So saith the Bard of England, in Richard III, not speaking of fashion of the turf, of course, but to save his own skin. Ah, Richard, ever the egomaniac.
For fashionables everywhere, whither a horse goeth, so goes high style. Breeders of thoroughbreds, fans of the track, and groupies of Nacho Figueras know that what you wear is as important as the horse that wins the day.
Valerie Steele, in her "Paris Fashion", says, as she spoke of Longchamp (the racetrack) in Paris:
"People were as interested in the contest of fashions as in the contest of horses on the turf."
Anglophiles in France were very interested in what the ladies were wearing to Ascot,and so the parade of fashion became a style competition. Designers sent their best dressed mannequins to the races, to preen before the well-heeled, and to take notes on what their competitors were creating. Clients of said designers planned their ensembles for months, ensuring their individuality, and spectacular turn-out. Hats, of course, were part and parcel of the tout. No one left the house without the proper chapeau: proper to their station, proper to their wardrobe, and proper to the occasion at hand.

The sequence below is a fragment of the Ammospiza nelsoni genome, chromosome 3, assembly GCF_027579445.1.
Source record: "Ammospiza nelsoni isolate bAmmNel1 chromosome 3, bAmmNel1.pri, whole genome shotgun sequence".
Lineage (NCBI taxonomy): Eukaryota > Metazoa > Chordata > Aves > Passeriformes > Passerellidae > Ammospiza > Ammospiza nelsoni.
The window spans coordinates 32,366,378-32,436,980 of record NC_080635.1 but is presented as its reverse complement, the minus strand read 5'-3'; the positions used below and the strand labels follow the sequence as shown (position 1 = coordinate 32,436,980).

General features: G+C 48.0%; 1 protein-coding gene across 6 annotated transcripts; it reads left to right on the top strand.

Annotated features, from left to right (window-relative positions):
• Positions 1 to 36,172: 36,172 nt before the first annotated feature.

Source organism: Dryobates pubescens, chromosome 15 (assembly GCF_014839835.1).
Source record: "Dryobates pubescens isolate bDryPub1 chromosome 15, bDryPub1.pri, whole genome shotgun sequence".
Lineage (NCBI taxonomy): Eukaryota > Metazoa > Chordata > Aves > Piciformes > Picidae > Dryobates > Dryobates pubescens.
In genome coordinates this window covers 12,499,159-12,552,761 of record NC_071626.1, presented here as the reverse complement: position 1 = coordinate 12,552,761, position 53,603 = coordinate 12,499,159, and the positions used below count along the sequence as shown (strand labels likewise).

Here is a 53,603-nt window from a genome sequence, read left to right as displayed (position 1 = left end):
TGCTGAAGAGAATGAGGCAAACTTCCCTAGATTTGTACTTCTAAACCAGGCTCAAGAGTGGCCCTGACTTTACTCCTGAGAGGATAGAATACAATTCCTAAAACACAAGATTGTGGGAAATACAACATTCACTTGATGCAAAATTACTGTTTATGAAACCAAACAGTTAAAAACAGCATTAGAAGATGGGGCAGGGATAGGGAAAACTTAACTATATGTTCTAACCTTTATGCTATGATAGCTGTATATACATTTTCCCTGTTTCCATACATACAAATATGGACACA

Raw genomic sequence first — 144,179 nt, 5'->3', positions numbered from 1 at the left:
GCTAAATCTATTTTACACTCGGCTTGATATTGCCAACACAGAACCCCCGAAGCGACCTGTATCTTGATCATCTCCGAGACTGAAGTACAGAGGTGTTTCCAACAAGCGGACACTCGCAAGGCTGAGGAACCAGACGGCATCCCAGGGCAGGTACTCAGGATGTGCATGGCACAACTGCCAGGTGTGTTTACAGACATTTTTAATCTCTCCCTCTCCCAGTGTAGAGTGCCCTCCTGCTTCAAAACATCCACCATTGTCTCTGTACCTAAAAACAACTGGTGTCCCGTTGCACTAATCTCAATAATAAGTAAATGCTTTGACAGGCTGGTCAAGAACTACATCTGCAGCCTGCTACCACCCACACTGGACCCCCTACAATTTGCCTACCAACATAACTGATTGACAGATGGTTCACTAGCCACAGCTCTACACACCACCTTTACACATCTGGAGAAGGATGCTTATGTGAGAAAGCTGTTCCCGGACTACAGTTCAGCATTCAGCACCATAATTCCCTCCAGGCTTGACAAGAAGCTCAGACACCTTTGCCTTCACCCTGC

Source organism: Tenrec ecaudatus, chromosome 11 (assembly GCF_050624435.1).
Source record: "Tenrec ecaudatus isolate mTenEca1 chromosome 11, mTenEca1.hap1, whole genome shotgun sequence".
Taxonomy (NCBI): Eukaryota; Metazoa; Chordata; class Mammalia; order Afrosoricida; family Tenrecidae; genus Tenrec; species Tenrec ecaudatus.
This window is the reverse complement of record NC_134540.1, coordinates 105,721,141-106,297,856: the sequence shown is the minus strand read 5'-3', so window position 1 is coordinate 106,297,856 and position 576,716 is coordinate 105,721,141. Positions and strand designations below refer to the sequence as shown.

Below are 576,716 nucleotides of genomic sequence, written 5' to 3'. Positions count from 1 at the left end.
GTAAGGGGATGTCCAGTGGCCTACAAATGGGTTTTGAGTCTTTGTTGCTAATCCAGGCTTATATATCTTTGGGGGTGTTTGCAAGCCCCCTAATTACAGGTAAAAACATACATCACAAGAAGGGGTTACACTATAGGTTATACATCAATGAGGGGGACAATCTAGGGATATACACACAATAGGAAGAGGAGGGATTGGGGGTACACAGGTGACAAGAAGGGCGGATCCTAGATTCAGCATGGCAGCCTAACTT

Flaunting feathers that make bird-lovers cringe, bedecked in fanfreluches to die for, the ladies of every era made it their job to be fabulous while placing their bets.
Fashion is fun , and hats make it easier. Take it from one who knows.